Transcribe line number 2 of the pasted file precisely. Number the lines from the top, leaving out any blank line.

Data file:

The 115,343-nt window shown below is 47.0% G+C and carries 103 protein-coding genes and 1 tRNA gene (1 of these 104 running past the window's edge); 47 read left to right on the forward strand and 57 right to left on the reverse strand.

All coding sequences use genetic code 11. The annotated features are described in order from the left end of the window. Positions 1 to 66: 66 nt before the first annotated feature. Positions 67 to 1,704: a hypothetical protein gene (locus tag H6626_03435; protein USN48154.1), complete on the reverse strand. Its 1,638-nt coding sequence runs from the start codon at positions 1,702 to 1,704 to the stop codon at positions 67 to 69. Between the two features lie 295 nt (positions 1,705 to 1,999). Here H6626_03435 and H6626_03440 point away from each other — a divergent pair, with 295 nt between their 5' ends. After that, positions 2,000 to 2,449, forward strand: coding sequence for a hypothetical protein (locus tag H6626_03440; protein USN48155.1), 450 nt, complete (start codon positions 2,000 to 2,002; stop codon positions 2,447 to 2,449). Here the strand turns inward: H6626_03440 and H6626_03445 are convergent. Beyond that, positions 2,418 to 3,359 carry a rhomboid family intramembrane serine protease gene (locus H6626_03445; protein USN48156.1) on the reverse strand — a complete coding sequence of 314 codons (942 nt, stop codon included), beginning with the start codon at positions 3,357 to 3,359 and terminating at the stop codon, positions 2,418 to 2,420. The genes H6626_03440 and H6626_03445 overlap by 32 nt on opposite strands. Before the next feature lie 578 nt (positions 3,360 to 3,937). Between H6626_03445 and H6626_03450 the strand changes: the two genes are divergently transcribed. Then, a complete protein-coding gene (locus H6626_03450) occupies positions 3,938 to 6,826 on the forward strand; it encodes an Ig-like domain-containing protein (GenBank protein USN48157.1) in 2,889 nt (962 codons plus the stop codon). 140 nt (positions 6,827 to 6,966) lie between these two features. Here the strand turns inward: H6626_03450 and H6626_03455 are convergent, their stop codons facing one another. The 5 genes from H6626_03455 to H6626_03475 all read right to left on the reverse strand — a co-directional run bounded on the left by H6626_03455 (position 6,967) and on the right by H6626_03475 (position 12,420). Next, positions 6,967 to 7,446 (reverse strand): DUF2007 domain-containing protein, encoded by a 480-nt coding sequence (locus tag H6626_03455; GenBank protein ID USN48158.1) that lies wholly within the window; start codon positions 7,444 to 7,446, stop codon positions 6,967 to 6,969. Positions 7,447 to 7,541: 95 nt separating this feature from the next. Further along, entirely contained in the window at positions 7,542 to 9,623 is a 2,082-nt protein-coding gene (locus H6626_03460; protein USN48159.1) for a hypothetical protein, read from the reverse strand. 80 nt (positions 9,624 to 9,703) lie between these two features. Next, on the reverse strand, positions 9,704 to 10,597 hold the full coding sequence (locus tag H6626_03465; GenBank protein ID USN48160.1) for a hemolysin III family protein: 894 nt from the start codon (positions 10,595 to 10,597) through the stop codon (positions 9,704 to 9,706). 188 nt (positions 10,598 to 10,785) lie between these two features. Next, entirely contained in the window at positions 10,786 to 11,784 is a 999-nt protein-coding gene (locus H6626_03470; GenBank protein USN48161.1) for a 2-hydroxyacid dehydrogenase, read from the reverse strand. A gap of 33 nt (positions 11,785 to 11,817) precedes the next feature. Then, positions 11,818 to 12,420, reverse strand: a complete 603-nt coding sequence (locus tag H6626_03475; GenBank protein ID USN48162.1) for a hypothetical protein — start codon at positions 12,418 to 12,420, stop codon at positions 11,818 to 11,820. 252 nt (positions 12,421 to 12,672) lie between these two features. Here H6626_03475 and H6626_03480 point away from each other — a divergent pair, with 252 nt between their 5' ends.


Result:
All coding sequences use genetic code 11. The annotated features are described in order from the left end of the window. Positions 1 to 66: 66 nt before the first annotated feature. Positions 67 to 1,704: a hypothetical protein gene (locus tag H6626_03435; protein USN48154.1), complete on the reverse strand. Its 1,638-nt coding sequence runs from the start codon at positions 1,702 to 1,704 to the stop codon at positions 67 to 69. Between the two features lie 295 nt (positions 1,705 to 1,999). Here H6626_03435 and H6626_03440 point away from each other — a divergent pair, with 295 nt between their 5' ends. After that, positions 2,000 to 2,449, forward strand: coding sequence for a hypothetical protein (locus tag H6626_03440; protein USN48155.1), 450 nt, complete (start codon positions 2,000 to 2,002; stop codon positions 2,447 to 2,449). Here the strand turns inward: H6626_03440 and H6626_03445 are convergent. Beyond that, positions 2,418 to 3,359 carry a rhomboid family intramembrane serine protease gene (locus H6626_03445; protein USN48156.1) on the reverse strand — a complete coding sequence of 314 codons (942 nt, stop codon included), beginning with the start codon at positions 3,357 to 3,359 and terminating at the stop codon, positions 2,418 to 2,420. The genes H6626_03440 and H6626_03445 overlap by 32 nt on opposite strands. Before the next feature lie 578 nt (positions 3,360 to 3,937). Between H6626_03445 and H6626_03450 the strand changes: the two genes are divergently transcribed. Then, a complete protein-coding gene (locus H6626_03450) occupies positions 3,938 to 6,826 on the forward strand; it encodes an Ig-like domain-containing protein (GenBank protein USN48157.1) in 2,889 nt (962 codons plus the stop codon). 140 nt (positions 6,827 to 6,966) lie between these two features. Here the strand turns inward: H6626_03450 and H6626_03455 are convergent, their stop codons facing one another. The 5 genes from H6626_03455 to H6626_03475 all read right to left on the reverse strand — a co-directional run bounded on the left by H6626_03455 (position 6,967) and on the right by H6626_03475 (position 12,420). Next, positions 6,967 to 7,446 (reverse strand): DUF2007 domain-containing protein, encoded by a 480-nt coding sequence (locus tag H6626_03455; GenBank protein ID USN48158.1) that lies wholly within the window; start codon positions 7,444 to 7,446, stop codon positions 6,967 to 6,969. Positions 7,447 to 7,541: 95 nt separating this feature from the next. Further along, entirely contained in the window at positions 7,542 to 9,623 is a 2,082-nt protein-coding gene (locus H6626_03460; protein USN48159.1) for a hypothetical protein, read from the reverse strand. 80 nt (positions 9,624 to 9,703) lie between these two features. Next, on the reverse strand, positions 9,704 to 10,597 hold the full coding sequence (locus tag H6626_03465; GenBank protein ID USN48160.1) for a hemolysin III family protein: 894 nt from the start codon (positions 10,595 to 10,597) through the stop codon (positions 9,704 to 9,706). 188 nt (positions 10,598 to 10,785) lie between these two features. Next, entirely contained in the window at positions 10,786 to 11,784 is a 999-nt protein-coding gene (locus H6626_03470; GenBank protein USN48161.1) for a 2-hydroxyacid dehydrogenase, read from the reverse strand. A gap of 33 nt (positions 11,785 to 11,817) precedes the next feature. Then, positions 11,818 to 12,420, reverse strand: a complete 603-nt coding sequence (locus tag H6626_03475; GenBank protein ID USN48162.1) for a hypothetical protein — start codon at positions 12,418 to 12,420, stop codon at positions 11,818 to 11,820. 252 nt (positions 12,421 to 12,672) lie between these two features. Here H6626_03475 and H6626_03480 point away from each other — a divergent pair, with 252 nt between their 5' ends.